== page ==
SNL Open Thread: Don’t Put Kristen Stewart On Live Television

It was an electric episode, to say the least.

Bad news first: this week’s SNL fell apart significantly after Weekend Update (during Weekend Update, really). Its back half, included “Meet Cute” a just okay short film, a Willy Wonka and the Chocolate Factory sketch all about how lame it was that Charlie’s bed-ridden grandparents could walk anytime they wanted, and a "Celebrity Family Feud", which are always underwhelming - though I was a big fan of that Casey Affleck impression and Leslie Jones’ near-crackup as Samuel L. Jackson.

But man, up until Weekend Update, this thing was exceptional. As usual, it started with a Trump sketch, this one focusing on all his awful phone calls with foreign leaders. I suppose the highlight here was the return of Dark Lord Steve Bannon, a joke that has effective bluntness, but I fear significantly limits any in-depth commentary on the guy. I’m not a big fan of these Trump sketches in general, but this one at least felt a little heated, as if they were trying as hard as they could to make Trump - who was undoubtedly watching - get all pissed off.

Speaking of that audience member, this was followed by Kristen Stewart’s monologue. Actually, it was two monologues. The first was all about how much Trump tweeted about her and her ex, Robert Pattinson and was funny, the second involved Aide Bryant and Kate McKinnon trying to out-nonchalant Stewart and was not. This was followed by an egregious f-bomb out of Stewart, that would go on to represent a lot of the show, which had a number of live TV issues.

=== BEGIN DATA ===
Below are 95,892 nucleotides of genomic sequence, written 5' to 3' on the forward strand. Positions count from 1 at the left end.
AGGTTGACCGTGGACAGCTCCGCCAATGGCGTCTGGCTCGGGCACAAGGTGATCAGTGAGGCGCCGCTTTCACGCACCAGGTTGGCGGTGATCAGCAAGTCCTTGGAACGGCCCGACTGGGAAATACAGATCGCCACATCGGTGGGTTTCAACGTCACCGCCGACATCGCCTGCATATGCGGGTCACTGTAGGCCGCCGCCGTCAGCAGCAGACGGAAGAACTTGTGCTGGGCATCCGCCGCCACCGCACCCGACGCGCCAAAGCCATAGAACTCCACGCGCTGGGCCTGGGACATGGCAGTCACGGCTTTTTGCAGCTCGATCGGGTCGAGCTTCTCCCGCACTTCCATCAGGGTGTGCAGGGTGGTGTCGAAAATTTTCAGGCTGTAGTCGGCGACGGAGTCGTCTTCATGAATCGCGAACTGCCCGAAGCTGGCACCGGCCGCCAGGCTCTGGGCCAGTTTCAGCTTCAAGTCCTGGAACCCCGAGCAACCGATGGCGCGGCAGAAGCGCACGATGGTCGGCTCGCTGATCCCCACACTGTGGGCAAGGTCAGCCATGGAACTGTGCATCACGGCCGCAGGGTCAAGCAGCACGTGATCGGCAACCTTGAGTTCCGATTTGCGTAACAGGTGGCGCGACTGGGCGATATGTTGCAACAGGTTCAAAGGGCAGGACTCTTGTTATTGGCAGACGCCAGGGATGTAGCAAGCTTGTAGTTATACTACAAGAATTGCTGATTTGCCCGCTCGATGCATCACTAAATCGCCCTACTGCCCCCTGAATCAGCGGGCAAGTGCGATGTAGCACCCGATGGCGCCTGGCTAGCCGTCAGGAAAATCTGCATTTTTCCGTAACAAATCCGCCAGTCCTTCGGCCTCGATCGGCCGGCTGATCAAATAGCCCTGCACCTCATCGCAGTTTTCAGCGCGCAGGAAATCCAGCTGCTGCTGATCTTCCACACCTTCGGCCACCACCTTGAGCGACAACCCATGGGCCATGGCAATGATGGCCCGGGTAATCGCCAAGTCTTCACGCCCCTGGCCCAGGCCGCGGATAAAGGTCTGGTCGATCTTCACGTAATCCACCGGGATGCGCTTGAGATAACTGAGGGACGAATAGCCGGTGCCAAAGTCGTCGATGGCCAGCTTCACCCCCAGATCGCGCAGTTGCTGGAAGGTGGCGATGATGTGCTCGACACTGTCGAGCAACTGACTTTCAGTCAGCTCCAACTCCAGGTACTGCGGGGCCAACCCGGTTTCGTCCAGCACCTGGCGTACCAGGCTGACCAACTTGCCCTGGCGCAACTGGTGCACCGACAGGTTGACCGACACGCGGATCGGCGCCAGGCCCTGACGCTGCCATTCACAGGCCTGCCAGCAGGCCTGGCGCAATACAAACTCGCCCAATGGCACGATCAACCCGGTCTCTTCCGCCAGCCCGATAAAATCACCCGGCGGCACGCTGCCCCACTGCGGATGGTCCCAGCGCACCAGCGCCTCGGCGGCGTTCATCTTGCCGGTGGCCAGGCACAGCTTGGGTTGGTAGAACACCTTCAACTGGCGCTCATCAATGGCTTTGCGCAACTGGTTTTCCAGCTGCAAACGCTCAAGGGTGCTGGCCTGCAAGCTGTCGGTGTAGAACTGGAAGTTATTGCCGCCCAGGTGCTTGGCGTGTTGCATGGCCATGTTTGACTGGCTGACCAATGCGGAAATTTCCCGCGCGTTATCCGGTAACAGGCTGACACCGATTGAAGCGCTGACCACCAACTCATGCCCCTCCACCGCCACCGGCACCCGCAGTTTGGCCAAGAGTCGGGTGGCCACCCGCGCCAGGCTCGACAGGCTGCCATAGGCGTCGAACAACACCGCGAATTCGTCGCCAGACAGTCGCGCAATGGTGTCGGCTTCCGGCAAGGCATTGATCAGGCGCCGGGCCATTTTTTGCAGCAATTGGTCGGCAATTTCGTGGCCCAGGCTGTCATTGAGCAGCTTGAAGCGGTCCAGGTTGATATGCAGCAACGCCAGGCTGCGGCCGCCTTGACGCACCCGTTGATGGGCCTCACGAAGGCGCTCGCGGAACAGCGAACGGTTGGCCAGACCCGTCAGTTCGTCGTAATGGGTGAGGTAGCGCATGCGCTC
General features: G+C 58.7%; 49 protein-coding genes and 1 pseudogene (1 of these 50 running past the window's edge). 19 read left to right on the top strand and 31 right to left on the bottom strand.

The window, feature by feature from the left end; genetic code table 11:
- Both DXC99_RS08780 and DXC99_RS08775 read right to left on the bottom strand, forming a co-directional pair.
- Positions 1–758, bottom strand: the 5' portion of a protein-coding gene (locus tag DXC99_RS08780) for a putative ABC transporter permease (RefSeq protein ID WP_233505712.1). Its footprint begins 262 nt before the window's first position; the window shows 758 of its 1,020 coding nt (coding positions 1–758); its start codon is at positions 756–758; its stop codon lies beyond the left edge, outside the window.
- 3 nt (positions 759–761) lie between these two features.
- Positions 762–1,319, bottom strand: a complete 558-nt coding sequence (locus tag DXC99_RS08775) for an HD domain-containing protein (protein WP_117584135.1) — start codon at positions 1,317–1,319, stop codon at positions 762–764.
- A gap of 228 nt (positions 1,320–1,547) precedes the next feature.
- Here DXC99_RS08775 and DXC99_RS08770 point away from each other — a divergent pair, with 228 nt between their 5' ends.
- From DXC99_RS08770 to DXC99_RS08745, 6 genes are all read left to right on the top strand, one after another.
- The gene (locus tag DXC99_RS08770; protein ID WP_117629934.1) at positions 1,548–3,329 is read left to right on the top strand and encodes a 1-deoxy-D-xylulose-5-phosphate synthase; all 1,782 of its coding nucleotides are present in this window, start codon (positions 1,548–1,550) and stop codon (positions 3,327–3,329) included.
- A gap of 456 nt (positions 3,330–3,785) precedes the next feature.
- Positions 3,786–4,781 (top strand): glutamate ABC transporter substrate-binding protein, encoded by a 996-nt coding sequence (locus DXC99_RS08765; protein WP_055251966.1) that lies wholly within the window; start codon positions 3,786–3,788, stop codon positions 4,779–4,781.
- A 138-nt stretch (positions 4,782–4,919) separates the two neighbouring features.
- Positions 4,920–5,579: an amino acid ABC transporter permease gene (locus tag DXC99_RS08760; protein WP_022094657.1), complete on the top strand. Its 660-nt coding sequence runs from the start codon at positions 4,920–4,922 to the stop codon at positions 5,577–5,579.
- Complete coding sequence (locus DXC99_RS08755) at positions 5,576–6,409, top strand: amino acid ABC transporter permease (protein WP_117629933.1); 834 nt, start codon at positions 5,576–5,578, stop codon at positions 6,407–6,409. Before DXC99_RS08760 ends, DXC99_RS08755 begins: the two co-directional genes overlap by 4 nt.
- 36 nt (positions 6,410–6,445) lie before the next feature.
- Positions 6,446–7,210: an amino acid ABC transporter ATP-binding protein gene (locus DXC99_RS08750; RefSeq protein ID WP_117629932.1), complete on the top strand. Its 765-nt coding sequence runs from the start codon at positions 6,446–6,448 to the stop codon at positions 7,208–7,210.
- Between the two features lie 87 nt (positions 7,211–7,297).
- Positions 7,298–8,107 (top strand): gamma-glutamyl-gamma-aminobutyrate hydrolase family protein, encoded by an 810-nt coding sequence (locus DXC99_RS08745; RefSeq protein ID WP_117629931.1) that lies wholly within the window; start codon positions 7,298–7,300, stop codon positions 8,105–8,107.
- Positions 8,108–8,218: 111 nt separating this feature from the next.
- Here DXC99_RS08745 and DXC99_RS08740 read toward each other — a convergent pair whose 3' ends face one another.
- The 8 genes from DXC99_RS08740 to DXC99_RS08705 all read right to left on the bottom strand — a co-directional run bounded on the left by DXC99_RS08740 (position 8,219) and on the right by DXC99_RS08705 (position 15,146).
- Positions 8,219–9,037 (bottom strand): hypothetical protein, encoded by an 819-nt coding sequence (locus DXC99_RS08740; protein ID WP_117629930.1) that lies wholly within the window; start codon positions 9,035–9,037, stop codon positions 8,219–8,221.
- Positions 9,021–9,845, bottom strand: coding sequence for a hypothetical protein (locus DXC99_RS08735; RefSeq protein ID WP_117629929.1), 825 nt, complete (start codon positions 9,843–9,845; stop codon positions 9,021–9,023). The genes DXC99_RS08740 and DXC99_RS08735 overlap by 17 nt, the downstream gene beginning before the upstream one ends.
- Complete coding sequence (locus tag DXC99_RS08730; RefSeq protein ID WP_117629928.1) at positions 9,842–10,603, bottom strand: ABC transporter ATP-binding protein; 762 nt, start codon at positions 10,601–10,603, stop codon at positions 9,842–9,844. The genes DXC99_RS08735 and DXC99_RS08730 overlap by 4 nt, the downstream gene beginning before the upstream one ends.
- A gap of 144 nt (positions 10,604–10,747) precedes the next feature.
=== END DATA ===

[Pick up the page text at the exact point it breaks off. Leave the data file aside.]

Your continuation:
The new Homeland Security border entrance video was great and mean and didn’t pull any punches making Trump’s ban look as awful as possible, which is surprising consider it was right at the top of the show. 

Next was the surprisingly weird and gross “Dry Fridays” in which a group of coeds being punished for innocent drinking offenses share embarrassing drunken stories, all of which seem quaint next to Kristen Stewart’s casual admissions of egg insertions and fauxhawks. Its absurdity made it feel more like a final sketch than something you’d see so early in the show.

I was surprised to see another Super Bowl Totino’s commercial, and while I wondered what the twist would be, I had no way to expect it would turn into a French indie film about a housewife who has a lesbian tryst with bad girl Kristen Stewart. “What’s your name?” followed by “I never had one” is the kind of joke that keeps me watching this show, despite its frequent disappointments.

That seemed like it would be the episode highlight, but then Melissa McCarthy came on to blow everything away with her perfect impression of angry little White House Press Secretary Sean Spicer. I really don’t think it gets much better than this, particularly when McCarthy literally picks up her podium to bully a reporter. And while they make a joke about this not being a cold open, I still don’t understand why it wasn’t the cold open.

So it’s a battle between highs and lows. Unlike Aziz Ansari’s episode, which was pretty much wall-to-wall wonderful, last night’s SNL achieved some greatness, but couldn’t sustain it, making it more of a typical good episode than an exemplary one. But that’s better than a typical bad episode!

What did you think? And how much are you looking forward to next week’s Alec Baldwin episode?